Chad's parliament has extended a state of emergency currently in effect in the regions of Sila, Ouaddaï, and Tibesti regions for an additional four months on Tuesday, September 10. The state of emergency will therefore be in place until early January. The measures will include deploying additional security forces into the region to help maintain and restore public order following recent inter-communal violence incidents and increase control over the country's borders to prevent weapon and human trafficking.
Heightened security measures and an increased security presence are anticipated in the abovementioned regions during the state of emergency.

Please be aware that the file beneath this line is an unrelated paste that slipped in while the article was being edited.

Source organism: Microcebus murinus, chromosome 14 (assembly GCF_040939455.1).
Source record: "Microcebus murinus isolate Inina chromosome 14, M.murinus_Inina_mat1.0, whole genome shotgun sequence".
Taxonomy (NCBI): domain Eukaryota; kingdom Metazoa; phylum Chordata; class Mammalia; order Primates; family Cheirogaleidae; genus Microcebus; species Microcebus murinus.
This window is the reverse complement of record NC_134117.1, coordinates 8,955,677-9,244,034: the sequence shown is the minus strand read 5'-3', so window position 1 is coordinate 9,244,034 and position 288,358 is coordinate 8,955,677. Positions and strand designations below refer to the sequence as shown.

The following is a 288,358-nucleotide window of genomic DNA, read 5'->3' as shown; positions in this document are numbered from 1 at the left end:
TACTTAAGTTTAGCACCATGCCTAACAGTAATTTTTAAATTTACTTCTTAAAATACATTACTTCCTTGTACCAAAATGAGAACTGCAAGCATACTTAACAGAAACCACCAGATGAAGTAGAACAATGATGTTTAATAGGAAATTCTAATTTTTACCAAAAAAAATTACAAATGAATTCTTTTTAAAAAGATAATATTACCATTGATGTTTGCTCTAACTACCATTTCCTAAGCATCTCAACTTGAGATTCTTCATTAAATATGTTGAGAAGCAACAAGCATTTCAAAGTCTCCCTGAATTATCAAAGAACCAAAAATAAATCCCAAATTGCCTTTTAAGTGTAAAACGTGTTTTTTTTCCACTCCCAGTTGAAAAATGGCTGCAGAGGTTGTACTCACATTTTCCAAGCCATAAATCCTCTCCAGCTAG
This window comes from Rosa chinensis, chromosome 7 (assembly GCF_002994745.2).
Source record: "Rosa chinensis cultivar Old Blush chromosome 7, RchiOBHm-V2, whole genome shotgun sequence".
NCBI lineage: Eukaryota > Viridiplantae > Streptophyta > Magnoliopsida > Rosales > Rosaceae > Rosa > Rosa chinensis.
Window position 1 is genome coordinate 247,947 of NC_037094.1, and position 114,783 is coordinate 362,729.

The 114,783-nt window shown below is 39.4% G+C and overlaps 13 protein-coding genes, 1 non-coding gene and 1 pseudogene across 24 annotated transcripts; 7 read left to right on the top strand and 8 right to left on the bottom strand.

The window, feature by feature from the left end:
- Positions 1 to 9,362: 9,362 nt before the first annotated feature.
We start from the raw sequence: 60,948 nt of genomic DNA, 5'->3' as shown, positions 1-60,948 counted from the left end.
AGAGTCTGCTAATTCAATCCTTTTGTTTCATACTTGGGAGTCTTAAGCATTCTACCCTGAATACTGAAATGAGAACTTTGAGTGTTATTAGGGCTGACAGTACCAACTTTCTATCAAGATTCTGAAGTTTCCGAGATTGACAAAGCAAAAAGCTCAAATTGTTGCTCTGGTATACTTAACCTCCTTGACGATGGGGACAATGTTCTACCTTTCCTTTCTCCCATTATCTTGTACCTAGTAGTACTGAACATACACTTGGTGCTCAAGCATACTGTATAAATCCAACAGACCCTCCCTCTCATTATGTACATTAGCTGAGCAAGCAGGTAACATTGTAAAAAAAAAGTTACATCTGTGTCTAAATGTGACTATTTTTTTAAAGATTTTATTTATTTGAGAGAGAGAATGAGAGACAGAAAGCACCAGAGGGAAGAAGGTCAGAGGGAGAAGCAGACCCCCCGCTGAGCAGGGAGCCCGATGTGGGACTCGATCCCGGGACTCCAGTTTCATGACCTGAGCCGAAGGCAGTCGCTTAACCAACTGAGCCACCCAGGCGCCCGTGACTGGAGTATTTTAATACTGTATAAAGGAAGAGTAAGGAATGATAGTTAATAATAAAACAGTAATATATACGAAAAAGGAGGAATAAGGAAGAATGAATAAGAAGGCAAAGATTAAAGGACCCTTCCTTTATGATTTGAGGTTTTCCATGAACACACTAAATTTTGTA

More violence is possible in the affected areas in the near term.
President Idriss Deby initially announced the state of emergency on August 18 after ongoing inter-communal violence left at least 109 people dead in recent weeks. Cattle herders of the Zaghawa ethnic group and farmers from the Ouaddian community have had infighting throughout the month of August. Conflict has been exacerbated by drought and population growth. Individual weapon ownership further complicates the ability to reduce the conflict.
Chad closed its land borders with Libya, the Central African Republic, and Sudan on August 21, until further notice, citing security concerns.
Individuals in Chad are advised to monitor the situation, adhere to instructions issued by local authorities and their home governments, and anticipate heightened security measures.
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